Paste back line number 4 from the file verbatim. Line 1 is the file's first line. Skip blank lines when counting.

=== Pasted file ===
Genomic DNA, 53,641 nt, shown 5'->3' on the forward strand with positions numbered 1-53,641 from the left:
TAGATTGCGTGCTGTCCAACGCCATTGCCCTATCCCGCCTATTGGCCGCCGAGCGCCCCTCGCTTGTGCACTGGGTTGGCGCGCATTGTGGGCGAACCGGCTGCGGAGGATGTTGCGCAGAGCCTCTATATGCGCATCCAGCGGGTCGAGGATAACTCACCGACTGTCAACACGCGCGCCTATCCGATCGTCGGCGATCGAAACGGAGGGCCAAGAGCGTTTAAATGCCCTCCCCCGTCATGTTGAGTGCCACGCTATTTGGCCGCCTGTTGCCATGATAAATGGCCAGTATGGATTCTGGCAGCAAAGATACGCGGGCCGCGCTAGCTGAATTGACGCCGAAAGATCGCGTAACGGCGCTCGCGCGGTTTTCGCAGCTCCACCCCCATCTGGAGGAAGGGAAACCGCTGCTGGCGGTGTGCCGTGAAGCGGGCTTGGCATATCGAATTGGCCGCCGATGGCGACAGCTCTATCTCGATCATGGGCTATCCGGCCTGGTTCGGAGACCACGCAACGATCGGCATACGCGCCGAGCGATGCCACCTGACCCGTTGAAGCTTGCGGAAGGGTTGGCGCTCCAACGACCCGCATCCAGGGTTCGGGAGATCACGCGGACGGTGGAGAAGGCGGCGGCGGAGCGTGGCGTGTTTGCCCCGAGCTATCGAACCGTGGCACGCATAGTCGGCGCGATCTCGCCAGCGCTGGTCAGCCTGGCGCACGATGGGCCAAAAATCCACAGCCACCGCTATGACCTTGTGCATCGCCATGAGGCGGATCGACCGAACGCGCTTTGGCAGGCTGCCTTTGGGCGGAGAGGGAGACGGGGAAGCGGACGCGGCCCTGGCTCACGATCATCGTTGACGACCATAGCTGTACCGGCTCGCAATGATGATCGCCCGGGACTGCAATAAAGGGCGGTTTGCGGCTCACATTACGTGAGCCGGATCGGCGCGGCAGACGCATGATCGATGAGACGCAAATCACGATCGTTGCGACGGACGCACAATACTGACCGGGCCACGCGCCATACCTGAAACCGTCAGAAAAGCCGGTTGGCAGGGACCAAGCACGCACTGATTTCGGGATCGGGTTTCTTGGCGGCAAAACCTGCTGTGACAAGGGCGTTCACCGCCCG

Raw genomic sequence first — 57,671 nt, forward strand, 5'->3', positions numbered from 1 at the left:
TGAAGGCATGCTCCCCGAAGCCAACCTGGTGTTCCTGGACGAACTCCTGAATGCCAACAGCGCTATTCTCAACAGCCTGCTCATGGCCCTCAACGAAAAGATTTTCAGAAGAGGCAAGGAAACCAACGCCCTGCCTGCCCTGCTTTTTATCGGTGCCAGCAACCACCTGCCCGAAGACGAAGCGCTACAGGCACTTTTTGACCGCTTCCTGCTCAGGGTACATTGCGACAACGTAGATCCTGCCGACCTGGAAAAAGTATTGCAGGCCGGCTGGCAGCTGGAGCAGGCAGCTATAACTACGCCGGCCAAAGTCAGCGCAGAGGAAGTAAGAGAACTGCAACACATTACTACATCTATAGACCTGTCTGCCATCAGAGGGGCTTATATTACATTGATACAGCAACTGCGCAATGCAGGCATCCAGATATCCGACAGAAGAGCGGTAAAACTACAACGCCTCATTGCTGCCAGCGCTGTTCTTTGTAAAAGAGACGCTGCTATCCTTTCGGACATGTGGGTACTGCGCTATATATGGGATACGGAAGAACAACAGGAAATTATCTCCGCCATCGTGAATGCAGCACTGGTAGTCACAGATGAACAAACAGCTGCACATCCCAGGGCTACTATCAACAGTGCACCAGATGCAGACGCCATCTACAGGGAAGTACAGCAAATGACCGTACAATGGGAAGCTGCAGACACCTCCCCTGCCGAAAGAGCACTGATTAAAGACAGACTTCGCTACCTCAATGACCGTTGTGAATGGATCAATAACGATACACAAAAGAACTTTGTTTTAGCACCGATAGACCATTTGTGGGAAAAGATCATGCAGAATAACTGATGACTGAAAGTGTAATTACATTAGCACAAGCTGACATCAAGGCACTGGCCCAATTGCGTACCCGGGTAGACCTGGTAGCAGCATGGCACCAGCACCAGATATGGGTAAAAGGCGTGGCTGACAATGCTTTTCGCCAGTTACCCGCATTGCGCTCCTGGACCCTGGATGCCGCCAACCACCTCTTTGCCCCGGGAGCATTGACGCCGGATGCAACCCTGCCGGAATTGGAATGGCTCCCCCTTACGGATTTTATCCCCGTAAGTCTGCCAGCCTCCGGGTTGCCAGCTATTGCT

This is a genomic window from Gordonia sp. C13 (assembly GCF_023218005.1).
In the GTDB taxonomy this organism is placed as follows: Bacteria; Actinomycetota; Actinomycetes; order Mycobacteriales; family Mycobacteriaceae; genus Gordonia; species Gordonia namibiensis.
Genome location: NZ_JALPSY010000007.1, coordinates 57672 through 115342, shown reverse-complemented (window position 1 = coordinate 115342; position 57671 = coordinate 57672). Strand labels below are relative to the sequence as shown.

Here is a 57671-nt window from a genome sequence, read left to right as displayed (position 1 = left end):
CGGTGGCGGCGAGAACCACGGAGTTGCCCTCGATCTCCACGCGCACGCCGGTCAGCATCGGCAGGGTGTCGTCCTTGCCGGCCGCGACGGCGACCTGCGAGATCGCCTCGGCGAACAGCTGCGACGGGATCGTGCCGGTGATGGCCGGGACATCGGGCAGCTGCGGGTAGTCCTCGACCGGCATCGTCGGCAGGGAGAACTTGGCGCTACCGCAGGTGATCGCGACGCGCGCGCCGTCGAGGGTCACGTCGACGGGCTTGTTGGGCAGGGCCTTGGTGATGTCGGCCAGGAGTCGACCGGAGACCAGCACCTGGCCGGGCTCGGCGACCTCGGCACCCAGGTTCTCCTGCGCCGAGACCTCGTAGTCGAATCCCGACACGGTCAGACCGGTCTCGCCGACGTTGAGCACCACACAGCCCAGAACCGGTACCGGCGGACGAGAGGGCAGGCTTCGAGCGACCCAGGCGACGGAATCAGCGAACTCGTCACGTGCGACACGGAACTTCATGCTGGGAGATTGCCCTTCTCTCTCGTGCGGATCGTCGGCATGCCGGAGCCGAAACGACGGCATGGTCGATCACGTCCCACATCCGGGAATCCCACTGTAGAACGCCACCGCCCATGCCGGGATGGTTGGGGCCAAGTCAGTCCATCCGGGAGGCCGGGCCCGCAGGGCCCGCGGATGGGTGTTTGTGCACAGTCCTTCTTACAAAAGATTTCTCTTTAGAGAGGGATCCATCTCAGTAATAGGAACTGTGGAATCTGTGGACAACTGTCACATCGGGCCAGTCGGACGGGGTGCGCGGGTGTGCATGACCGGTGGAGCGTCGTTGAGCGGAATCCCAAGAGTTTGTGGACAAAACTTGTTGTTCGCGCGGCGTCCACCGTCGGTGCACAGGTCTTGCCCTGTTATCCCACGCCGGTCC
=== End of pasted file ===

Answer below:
TGAAGGCATGCTCCCCGAAGCCAACCTGGTGTTCCTGGACGAACTCCTGAATGCCAACAGCGCTATTCTCAACAGCCTGCTCATGGCCCTCAACGAAAAGATTTTCAGAAGAGGCAAGGAAACCAACGCCCTGCCTGCCCTGCTTTTTATCGGTGCCAGCAACCACCTGCCCGAAGACGAAGCGCTACAGGCACTTTTTGACCGCTTCCTGCTCAGGGTACATTGCGACAACGTAGATCCTGCCGACCTGGAAAAAGTATTGCAGGCCGGCTGGCAGCTGGAGCAGGCAGCTATAACTACGCCGGCCAAAGTCAGCGCAGAGGAAGTAAGAGAACTGCAACACATTACTACATCTATAGACCTGTCTGCCATCAGAGGGGCTTATATTACATTGATACAGCAACTGCGCAATGCAGGCATCCAGATATCCGACAGAAGAGCGGTAAAACTACAACGCCTCATTGCTGCCAGCGCTGTTCTTTGTAAAAGAGACGCTGCTATCCTTTCGGACATGTGGGTACTGCGCTATATATGGGATACGGAAGAACAACAGGAAATTATCTCCGCCATCGTGAATGCAGCACTGGTAGTCACAGATGAACAAACAGCTGCACATCCCAGGGCTACTATCAACAGTGCACCAGATGCAGACGCCATCTACAGGGAAGTACAGCAAATGACCGTACAATGGGAAGCTGCAGACACCTCCCCTGCCGAAAGAGCACTGATTAAAGACAGACTTCGCTACCTCAATGACCGTTGTGAATGGATCAATAACGATACACAAAAGAACTTTGTTTTAGCACCGATAGACCATTTGTGGGAAAAGATCATGCAGAATAACTGATGACTGAAAGTGTAATTACATTAGCACAAGCTGACATCAAGGCACTGGCCCAATTGCGTACCCGGGTAGACCTGGTAGCAGCATGGCACCAGCACCAGATATGGGTAAAAGGCGTGGCTGACAATGCTTTTCGCCAGTTACCCGCATTGCGCTCCTGGACCCTGGATGCCGCCAACCACCTCTTTGCCCCGGGAGCATTGACGCCGGATGCAACCCTGCCGGAATTGGAATGGCTCCCCCTTACGGATTTTATCCCCGTAAGTCTGCCAGCCTCCGGGTTGCCAGCTATTGCT